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NEW YORK A species of crow native to islands east of Australia has long wowed scientists with its intelligence, and now it has shown it can solve at least one puzzle as well as the average 7-year-old child, scientists reported on Wednesday.
Like other research on the cognitive abilities of nonhuman animals, the study sheds light on the evolution of intelligence and whether disparate cognitive capacities develop in lockstep or at radically different rates between species. The results suggest that an understanding of cause and effect evolved fairly early.
By studying the cognitive abilities of other animals, "we can assess the factors which may have led to the evolution of different cognitive mechanisms, in particular the flexible problem solving, or intelligence, that we find in certain groups in the animal kingdom," said biologist Sarah Jelbert of the University of Auckland, who led the research. "Understanding this could in turn help us to piece together the evolution of cognition in our own species."
For the new study, published in the scientific journal PLOS ONE, scientists captured six New Caledonian crows (Corvus moneduloides) from Grande-Terre, part of the archipelago of New Caledonia.
This species is the only nonprimate that makes tools in the wild. The birds break off twigs and trim them, and tear off barbed leaves to use as hooks to dig for insects. In the lab, they have bent wires to retrieve out-of-reach food.
The scientists challenged the crows with a task inspired by an ancient Greek fable by Aesop known as the "Crow and the Pitcher," in which a thirsty crow confronts a pitcher whose water level is too low for it to reach and so drops in stones to raise the level.
After training the crows to pick up stones, Jelbert and her colleagues challenged them with different Aesopian setups in which cubes of meat attached to corks were in transparent tubes, too deep for the crows' beaks to reach.
The birds shined. Presented with two tubes, one partially filled with sand and the other partially filled with water, the crows wasted little effort dropping stones into the sand. Instead, 76 percent of their tries were on the water-filled tube.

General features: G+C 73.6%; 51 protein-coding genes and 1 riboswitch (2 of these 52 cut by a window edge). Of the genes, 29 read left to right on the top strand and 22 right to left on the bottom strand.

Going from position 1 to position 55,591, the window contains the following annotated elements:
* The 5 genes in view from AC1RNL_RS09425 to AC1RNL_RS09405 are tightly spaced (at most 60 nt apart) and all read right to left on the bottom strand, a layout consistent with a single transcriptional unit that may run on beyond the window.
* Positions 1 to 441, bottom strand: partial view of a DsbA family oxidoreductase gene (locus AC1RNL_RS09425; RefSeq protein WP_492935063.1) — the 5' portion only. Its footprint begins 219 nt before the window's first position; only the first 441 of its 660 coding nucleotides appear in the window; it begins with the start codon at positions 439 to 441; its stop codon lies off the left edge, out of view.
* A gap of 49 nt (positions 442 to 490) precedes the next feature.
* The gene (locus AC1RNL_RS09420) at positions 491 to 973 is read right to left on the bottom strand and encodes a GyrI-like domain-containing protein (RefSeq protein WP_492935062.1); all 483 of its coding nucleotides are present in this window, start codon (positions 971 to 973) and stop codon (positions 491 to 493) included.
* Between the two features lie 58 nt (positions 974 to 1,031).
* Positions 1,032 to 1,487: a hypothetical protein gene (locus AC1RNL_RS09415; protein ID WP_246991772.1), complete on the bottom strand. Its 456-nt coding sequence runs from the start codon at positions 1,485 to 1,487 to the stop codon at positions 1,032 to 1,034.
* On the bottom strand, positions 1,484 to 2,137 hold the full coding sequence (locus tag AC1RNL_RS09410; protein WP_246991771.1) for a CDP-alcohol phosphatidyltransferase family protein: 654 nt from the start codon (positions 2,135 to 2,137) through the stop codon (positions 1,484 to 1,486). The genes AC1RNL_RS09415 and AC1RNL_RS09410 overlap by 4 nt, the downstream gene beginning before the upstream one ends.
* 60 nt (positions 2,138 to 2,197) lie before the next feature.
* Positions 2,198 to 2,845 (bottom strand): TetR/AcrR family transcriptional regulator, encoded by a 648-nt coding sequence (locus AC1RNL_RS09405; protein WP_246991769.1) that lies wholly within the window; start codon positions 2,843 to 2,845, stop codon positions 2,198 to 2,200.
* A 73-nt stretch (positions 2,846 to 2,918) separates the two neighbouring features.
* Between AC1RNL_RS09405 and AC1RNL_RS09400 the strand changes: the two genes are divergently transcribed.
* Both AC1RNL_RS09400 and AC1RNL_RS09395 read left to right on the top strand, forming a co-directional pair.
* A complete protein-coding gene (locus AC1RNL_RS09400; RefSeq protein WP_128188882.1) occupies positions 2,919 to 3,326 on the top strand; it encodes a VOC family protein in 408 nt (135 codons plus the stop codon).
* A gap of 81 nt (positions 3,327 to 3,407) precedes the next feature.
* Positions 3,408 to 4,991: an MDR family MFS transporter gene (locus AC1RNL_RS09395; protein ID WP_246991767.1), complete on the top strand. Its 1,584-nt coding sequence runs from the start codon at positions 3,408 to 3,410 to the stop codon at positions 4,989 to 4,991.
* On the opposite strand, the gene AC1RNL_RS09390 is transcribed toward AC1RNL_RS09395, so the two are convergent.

Given a choice of dropping rubber (which sinks) or polystyrene (which floats) as well as hollow or solid objects into water-filled tubes, the crows opted for the water-raising rubber and solid objects on nearly 90 percent of their tries.
Presented with narrow and wide tubes with water at equal heights, however, they opted to drop water-raising objects into the wide tube much more often - a less efficient though ultimately effective strategy. It took seven deposits to get the meat from the wide tube but two for the narrow tube.
GRASP OF PHYSICS
In their understanding of physics - how objects displace water - the crows were comparable to 5-to-7-year-old children, the researchers said. In particular, the crows seemed to understand the different effects of hollow and solid objects, the first time a study had shown that.
Research in animal cognition is shifting from what Jelbert called "gee-whiz studies, which just look at whether animals can pass clever-looking tasks," to an approach where the patterns of success and failure offer clues to what cognitive mechanisms are at work.
The Aesop's fable studies have "yielded some fascinating results," said Amanda Seed of the University of St. Andrews in Scotland and an expert on animal learning. "The combination of success in some conditions and failure in others is particularly helpful for homing in on the cognitive mechanisms involved."
In this case, the birds' successes showed that they understood causal relationships between actions, a key feature of human cognition. But their failures were also revealing.
The task the crows muffed involved three tubes: one with a floating cube of meat, one connected out of sight (under the table) to the first, and one unconnected tube. The winning strategy was to drop stones into the second tube to raise the water level in the connected, treat-containing one (which was too narrow to hold stones).
The crows picked the useless tube and the effective tube equally often, failing to grasp how to get a treat, even after occasional successes with the "correct" tube.
Children solve the three-tube setup by around age 8.
The crows' failure, however, might be evidence of their intelligence. Because they failed at a task that made no causal sense (drop stones into seemingly unrelated Tube 2 to raise water in Tube 1?) but passed the other tasks, they appear to have been using causal understanding when they were successful.
"They found the arbitrary task (dropping stones into an unconnected tube) counterintuitive," said Seed. That suggests "they formed a representation not only of what works, such as solid objects, but also why - that they displace the water level."
The study is here,
including videos of the clever crows.
(Reporting by Sharon Begley; Editing by Michele Gershberg and Prudence Crowther)